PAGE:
Wednesday, November 5, 2014

No software development standards

Yesterday I had a day-long discussion about standards on Twitter. It all started with Riina's worrying tweet, following with some jokes:


Obviously behind all that was skepticism towards standardizing certain things. But then we moved from joking to more serious discussion when Ari Tanninen commented that "ISO standard for user-centered design isn't half-bad". He gave a link to a presentation that provides more info about BS EN ISO 9241-210:2010. I was still skeptical. I felt that you shouldn't try to standardize software development.

Good software standards


The discussion moved on. When I criticized standardizing software development, I was mentioned about things like SQL and HTTP - and this:


But my point wasn't that. I see a lot of value in software standards. As a web developer I get big benefits myself when browser vendors follow the HTML and CSS standards. Globally speaking, those benefits are gigantic. So yes, IE6(-8) is a sad story and shows what happens when standards are not followed.

However, I'm not against software standards, I'm questioning the need for software development standards.

Let's make Scrum as an ISO standard?


So what if Scrum would become an ISO standard? Companies doing software development would be forced to use it in case they wanted to get certain contracts. Or companies following the standard would have an advantage in competition because they could say how their software development departments are following the standards, which "prove" that they are doing great work.

Well, I like Scrum and I think that it has brought a lot of good to the software development industry. On the other hand, it's about 18 months since I was last time using it. And this doesn't mean that I'd been in a vacation or unemployed the last 18 months. It means that I've been in contexts where doing software in some other way makes more sense.

You probably already picked one keyword from the text, context. Software development is always very context-dependent, which is one important reason why standardizing it is not so good idea. The same argument works also with the proposed testing standard, ISO 29119. Software testing, as part of software development, is also very context-dependent and creating one standard for it is very questionable.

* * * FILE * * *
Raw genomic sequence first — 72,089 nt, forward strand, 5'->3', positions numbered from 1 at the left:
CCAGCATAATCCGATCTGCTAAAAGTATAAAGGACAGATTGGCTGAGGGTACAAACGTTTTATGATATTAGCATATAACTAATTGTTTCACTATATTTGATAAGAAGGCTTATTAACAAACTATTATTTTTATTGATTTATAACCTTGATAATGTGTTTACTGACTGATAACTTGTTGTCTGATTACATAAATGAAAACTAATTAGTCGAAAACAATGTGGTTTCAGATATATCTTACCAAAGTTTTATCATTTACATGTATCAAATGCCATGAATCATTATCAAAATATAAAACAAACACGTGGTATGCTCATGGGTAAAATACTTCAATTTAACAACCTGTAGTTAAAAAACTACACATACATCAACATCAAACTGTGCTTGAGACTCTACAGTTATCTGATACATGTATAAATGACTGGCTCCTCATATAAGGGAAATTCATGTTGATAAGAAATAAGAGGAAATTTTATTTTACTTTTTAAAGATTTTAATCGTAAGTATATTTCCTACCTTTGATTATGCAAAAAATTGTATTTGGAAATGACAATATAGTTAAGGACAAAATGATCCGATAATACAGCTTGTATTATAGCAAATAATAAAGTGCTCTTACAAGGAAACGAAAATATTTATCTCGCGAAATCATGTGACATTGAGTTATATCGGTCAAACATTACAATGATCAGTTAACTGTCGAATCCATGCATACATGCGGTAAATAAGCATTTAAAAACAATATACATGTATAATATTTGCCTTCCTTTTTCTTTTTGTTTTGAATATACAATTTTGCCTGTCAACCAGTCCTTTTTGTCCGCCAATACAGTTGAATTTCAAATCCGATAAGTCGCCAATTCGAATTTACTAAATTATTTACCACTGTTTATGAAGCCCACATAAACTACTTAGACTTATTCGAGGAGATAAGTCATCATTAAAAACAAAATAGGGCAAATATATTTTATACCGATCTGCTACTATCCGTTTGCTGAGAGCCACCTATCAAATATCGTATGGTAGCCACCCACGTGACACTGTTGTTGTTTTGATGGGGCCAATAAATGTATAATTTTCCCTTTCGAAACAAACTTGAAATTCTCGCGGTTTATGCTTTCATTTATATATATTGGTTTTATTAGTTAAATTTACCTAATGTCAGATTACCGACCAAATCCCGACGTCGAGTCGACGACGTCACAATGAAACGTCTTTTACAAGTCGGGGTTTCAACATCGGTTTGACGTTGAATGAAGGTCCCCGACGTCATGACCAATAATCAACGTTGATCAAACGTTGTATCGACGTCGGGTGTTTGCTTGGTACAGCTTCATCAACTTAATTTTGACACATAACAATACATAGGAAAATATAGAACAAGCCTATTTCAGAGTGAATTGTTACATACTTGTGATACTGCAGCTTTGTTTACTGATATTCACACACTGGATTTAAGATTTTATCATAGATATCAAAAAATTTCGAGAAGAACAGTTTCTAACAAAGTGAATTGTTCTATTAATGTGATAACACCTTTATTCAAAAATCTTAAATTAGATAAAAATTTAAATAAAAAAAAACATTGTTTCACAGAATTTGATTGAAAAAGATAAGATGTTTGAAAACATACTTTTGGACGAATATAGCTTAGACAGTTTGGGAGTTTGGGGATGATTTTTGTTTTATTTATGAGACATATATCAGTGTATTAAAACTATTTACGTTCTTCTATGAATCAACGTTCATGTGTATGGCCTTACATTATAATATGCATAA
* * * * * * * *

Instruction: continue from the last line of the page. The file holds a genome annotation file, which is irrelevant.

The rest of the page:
Unfortunately I'm not able to see the testing standard text but for example the contents of the Test Documentation part just scares me. I have worked with big companies and can imagine some horrible scenarios if they would jump into using such a standard.

Why is software development different?


So why some standards, even software standards, bring major benefits (cost savings, increased market share, even environmental benefits) but I'm against them in software development? I already mentioned context as one important reason. But there is more.

Basically I would say that if the aforementioned benefits can be reached by reducing variation, then a standard makes sense. I mean that's what standards are all about, doing a certain thing in a certain way instead of one hundred different ways.

However, in software development the goal is not to reduce variation, like it is for example in manufacturing. Instead, due to the asymmetric economic payoff-funtion, variability gives us a possibility to exploit opportunities. If on the other hand the development is standardized, we miss those opportunities. (Read Donald Reinertsen's book to understand more.)

So please, be very careful when you try to standardize software development. It can be that you haven't understood the very core nature of it.


PS1. A lot has been written about the proposed testing standard ISO 29119. If you are interested to learn more, read for example Stop 29119 by Iain McCowatt, any of these, or this post written in Finnish by Maaret Pyhäjärvi.

PS2. Standards are not my specialty. If you think I've understood something wrong about them, I'm more than happy to receive your feedback.

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